Complexity and Teleology

Teleology

How shall we understand goal-directed systems? What explains the ability of a bacterium to home in on its food? How is a cell able to migrate to a target location in a developing embryo?  How is a homing torpedo able to track and move in on a target ship? What explains human purposefulness, our ability to formulate wants and to act to satisfy them? What explains teleology?

There is something magical about these systems, in which entities seem to be guided by the future. Somehow … (See teleology.)

Complexity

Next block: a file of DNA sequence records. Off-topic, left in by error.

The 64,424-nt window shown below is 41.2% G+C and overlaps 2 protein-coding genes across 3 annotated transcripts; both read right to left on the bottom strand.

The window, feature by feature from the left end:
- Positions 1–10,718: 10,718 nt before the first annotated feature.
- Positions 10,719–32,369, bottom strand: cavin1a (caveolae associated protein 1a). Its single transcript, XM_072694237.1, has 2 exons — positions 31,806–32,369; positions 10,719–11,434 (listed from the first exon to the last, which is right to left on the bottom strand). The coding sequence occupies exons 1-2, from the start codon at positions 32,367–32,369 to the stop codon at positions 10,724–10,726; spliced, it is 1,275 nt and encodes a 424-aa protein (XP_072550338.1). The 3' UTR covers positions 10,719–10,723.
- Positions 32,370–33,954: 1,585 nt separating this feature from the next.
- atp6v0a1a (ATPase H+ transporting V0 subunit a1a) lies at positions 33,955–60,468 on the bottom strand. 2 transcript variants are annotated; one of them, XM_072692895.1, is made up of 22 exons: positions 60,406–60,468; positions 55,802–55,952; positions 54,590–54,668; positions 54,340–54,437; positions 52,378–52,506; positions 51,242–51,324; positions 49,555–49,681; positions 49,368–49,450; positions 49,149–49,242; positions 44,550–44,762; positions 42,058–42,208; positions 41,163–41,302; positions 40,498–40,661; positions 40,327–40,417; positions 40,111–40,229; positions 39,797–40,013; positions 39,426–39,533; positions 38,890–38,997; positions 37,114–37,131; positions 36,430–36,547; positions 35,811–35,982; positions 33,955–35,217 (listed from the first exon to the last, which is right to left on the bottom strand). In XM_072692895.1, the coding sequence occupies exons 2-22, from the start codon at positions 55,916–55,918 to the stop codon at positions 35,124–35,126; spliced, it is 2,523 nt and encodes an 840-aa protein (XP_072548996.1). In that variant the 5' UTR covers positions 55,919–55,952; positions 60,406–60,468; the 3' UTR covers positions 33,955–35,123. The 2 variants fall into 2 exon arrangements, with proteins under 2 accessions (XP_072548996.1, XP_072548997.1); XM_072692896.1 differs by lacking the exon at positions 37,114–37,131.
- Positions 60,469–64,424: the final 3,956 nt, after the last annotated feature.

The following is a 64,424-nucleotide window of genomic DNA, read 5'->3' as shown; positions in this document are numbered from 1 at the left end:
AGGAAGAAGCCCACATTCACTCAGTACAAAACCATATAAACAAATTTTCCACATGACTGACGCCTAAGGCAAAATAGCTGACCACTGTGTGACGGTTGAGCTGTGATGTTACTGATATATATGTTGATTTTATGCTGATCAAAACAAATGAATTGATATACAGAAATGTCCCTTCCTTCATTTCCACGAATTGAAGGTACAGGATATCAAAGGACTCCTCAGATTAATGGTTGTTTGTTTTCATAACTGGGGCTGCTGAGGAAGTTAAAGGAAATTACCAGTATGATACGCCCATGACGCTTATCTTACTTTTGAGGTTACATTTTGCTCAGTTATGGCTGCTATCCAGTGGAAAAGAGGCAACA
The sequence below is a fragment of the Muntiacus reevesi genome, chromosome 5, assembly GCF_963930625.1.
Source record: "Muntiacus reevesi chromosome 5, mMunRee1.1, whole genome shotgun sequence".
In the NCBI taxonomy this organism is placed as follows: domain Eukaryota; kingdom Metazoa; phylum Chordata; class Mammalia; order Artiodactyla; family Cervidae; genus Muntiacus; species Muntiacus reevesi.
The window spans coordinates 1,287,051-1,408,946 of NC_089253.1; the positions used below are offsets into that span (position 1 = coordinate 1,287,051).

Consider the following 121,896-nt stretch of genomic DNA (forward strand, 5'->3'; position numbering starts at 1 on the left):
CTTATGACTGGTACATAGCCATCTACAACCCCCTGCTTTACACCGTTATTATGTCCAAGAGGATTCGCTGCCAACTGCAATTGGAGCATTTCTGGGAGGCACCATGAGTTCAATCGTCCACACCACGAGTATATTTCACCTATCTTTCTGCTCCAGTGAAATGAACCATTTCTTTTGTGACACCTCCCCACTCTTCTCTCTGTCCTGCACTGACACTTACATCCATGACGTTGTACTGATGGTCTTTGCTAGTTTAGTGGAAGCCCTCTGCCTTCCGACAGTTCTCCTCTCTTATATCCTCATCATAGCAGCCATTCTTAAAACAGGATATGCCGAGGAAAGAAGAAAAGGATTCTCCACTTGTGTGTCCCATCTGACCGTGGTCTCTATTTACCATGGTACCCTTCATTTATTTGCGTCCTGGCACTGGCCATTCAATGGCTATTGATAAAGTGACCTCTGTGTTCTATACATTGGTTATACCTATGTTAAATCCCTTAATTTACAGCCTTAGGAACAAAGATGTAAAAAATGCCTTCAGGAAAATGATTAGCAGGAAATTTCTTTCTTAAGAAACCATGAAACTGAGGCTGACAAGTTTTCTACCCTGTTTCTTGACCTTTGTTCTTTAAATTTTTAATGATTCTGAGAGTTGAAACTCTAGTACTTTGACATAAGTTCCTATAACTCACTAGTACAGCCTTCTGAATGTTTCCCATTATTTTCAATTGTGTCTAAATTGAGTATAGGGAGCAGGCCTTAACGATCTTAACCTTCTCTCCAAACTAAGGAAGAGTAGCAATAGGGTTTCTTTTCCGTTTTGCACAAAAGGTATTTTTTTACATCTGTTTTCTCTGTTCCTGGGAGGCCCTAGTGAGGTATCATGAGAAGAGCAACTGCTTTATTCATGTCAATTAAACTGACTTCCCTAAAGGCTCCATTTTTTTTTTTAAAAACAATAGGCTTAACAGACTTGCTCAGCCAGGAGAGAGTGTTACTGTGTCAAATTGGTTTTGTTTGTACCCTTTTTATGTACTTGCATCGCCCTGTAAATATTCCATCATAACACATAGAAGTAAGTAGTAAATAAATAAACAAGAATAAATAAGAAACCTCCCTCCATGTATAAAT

In a 2010 book (Biology’s First Law) with philosopher Robert Photo-ZFELcoverBrandon, we argued that complexity change in evolution is governed by what we call the Zero-Force Evolutionary Law (ZFEL). The law says that in the absence of selection and constraint, complexity (in the sense of differentiation among parts) will tend to increase. Further, even when forces and constraints are present, a tendency for complexity to increase is always present. The rationale is simply that when selection is absent, the parts of an organism should tend spontaneously to accumulate variation, and therefore to become more different from each other. In the same way, the pickets of a picket fence will tend to become different from each other as each picket accumulates its own unique features, one picket losing a chip of paint, another acquiring a sticky pollen grain, a third getting knocked and dented by a passing animal, and so on. In the same way, absent selection and constraint, the degree of differentiation among cells should increase with the accumulation of heritable accidents (e.g., mutation), leading eventually to an increase in the number of cell types. … (For more, including updates: complexity.)

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